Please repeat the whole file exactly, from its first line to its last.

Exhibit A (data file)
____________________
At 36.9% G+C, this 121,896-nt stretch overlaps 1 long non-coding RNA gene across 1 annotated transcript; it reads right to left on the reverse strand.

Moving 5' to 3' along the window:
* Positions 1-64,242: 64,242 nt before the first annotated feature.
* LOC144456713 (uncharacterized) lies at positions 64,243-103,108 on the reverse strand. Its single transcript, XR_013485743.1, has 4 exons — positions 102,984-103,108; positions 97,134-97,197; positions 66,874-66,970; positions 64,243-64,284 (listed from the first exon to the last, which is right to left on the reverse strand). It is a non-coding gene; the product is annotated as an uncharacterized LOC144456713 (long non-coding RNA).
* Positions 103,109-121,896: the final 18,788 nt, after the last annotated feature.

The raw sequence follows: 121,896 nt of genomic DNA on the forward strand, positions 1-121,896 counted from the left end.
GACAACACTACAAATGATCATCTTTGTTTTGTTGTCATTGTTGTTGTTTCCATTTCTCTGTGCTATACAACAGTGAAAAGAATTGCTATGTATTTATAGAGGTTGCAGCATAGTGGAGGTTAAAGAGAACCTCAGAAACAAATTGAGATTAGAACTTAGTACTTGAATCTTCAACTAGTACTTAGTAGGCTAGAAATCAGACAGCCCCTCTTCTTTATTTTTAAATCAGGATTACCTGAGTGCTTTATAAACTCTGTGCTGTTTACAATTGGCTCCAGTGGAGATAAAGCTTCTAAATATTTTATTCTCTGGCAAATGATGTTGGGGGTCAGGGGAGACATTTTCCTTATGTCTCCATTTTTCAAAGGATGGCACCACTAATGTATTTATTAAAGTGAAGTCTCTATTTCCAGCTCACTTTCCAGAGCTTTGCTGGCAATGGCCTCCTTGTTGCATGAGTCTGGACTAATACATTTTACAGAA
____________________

At 36.9% G+C, this 121,896-nt stretch overlaps 1 long non-coding RNA gene across 1 annotated transcript; it reads right to left on the reverse strand.

Moving 5' to 3' along the window:
* Positions 1-64,242: 64,242 nt before the first annotated feature.
* LOC144456713 (uncharacterized) lies at positions 64,243-103,108 on the reverse strand. Its single transcript, XR_013485743.1, has 4 exons — positions 102,984-103,108; positions 97,134-97,197; positions 66,874-66,970; positions 64,243-64,284 (listed from the first exon to the last, which is right to left on the reverse strand). It is a non-coding gene; the product is annotated as an uncharacterized LOC144456713 (long non-coding RNA).
* Positions 103,109-121,896: the final 18,788 nt, after the last annotated feature.

The raw sequence follows: 121,896 nt of genomic DNA on the forward strand, positions 1-121,896 counted from the left end.
GACAACACTACAAATGATCATCTTTGTTTTGTTGTCATTGTTGTTGTTTCCATTTCTCTGTGCTATACAACAGTGAAAAGAATTGCTATGTATTTATAGAGGTTGCAGCATAGTGGAGGTTAAAGAGAACCTCAGAAACAAATTGAGATTAGAACTTAGTACTTGAATCTTCAACTAGTACTTAGTAGGCTAGAAATCAGACAGCCCCTCTTCTTTATTTTTAAATCAGGATTACCTGAGTGCTTTATAAACTCTGTGCTGTTTACAATTGGCTCCAGTGGAGATAAAGCTTCTAAATATTTTATTCTCTGGCAAATGATGTTGGGGGTCAGGGGAGACATTTTCCTTATGTCTCCATTTTTCAAAGGATGGCACCACTAATGTATTTATTAAAGTGAAGTCTCTATTTCCAGCTCACTTTCCAGAGCTTTGCTGGCAATGGCCTCCTTGTTGCATGAGTCTGGACTAATACATTTTACAGAA